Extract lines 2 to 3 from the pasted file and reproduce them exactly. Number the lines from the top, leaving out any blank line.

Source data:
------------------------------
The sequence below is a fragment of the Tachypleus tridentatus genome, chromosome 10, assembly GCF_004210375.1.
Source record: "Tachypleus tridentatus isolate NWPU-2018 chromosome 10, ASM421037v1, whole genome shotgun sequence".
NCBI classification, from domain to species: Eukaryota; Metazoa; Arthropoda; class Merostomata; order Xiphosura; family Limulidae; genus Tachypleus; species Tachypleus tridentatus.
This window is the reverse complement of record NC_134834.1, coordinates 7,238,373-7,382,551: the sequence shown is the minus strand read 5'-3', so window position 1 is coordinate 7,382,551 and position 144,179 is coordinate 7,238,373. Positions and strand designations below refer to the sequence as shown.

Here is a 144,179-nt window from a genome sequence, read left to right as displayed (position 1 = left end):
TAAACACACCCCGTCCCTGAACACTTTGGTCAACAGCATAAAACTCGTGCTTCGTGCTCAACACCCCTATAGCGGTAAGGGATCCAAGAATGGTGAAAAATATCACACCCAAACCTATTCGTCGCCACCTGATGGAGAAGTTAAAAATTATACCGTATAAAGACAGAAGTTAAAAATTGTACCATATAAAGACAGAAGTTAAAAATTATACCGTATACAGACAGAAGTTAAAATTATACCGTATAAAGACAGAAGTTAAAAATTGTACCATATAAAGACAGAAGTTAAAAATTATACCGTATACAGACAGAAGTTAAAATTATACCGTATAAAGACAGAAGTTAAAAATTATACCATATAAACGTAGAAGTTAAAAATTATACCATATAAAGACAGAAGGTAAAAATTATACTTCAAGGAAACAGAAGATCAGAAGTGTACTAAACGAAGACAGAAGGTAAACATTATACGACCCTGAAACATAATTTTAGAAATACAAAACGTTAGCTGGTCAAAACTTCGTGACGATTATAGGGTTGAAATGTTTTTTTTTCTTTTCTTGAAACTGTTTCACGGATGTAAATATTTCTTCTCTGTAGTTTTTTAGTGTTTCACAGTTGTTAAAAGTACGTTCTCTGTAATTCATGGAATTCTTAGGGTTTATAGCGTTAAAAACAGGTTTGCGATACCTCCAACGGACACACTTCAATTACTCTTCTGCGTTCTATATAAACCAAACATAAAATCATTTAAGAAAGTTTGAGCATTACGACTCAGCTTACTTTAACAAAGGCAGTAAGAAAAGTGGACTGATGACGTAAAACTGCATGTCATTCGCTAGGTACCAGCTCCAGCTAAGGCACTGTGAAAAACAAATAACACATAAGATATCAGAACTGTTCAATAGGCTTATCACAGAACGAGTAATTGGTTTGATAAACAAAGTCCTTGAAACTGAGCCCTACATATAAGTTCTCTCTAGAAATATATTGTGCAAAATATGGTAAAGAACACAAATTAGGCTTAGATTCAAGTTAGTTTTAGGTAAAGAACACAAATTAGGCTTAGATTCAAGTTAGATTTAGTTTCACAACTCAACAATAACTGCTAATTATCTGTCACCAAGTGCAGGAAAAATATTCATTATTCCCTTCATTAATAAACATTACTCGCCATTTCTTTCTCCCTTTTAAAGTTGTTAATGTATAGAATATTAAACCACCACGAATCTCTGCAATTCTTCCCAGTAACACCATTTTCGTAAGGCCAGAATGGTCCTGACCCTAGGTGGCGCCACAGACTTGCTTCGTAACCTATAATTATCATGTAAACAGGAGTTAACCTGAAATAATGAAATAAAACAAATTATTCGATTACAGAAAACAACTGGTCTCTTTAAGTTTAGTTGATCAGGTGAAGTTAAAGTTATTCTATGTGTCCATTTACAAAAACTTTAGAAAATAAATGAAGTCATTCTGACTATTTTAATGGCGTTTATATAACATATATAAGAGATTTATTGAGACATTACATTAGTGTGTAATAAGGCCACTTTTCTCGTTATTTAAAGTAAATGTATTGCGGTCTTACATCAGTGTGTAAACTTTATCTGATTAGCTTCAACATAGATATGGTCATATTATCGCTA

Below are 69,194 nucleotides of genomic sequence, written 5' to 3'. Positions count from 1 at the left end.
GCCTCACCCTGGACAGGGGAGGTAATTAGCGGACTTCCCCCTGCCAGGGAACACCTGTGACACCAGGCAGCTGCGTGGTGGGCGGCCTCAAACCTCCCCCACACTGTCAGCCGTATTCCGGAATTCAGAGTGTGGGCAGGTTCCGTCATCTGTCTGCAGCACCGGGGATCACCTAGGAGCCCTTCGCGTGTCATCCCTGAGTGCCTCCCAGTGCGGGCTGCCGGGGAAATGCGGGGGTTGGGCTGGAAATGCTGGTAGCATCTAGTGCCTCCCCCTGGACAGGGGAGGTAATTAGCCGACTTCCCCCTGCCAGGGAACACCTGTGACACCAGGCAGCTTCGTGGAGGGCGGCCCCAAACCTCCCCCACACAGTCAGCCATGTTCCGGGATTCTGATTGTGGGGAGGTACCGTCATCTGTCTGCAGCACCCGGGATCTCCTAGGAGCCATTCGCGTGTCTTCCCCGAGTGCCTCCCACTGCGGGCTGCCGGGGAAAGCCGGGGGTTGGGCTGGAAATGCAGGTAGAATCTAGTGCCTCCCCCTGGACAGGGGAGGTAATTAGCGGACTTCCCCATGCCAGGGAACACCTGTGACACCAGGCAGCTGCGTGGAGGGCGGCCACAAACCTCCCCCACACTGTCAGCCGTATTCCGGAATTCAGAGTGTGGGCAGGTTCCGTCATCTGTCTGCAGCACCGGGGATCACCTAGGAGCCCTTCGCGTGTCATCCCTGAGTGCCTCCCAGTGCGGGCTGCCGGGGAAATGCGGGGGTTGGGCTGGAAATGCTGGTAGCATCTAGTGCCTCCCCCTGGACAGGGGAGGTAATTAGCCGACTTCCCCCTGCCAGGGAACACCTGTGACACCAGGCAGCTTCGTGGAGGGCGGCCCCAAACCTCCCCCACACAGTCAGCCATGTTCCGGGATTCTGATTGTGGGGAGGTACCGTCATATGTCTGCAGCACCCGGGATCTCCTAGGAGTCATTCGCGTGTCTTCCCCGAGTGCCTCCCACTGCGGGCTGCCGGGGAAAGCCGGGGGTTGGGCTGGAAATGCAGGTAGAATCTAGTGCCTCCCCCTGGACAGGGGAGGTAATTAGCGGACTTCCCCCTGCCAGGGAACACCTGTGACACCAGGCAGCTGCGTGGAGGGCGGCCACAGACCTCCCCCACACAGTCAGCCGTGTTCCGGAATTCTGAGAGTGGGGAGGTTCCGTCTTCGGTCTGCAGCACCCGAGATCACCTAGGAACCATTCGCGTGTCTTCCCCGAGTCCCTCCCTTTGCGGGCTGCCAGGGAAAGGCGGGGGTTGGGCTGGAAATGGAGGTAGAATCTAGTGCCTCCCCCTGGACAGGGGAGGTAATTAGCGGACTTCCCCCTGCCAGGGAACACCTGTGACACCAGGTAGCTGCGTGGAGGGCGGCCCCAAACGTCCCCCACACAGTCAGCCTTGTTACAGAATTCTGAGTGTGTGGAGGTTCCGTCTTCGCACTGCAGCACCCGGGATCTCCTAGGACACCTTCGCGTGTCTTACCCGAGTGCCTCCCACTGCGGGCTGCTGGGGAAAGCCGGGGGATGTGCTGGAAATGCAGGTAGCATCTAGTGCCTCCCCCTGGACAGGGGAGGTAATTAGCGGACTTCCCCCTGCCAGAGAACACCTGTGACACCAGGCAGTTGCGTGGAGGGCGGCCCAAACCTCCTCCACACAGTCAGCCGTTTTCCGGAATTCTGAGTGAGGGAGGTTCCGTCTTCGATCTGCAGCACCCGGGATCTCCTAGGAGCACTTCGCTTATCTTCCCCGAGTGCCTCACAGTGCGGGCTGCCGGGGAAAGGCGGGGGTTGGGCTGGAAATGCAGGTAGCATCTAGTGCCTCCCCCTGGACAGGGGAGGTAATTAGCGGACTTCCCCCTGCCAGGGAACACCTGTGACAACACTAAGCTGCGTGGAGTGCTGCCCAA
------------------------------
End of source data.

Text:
Source record: "Tachypleus tridentatus isolate NWPU-2018 chromosome 10, ASM421037v1, whole genome shotgun sequence".
NCBI classification, from domain to species: Eukaryota; Metazoa; Arthropoda; class Merostomata; order Xiphosura; family Limulidae; genus Tachypleus; species Tachypleus tridentatus.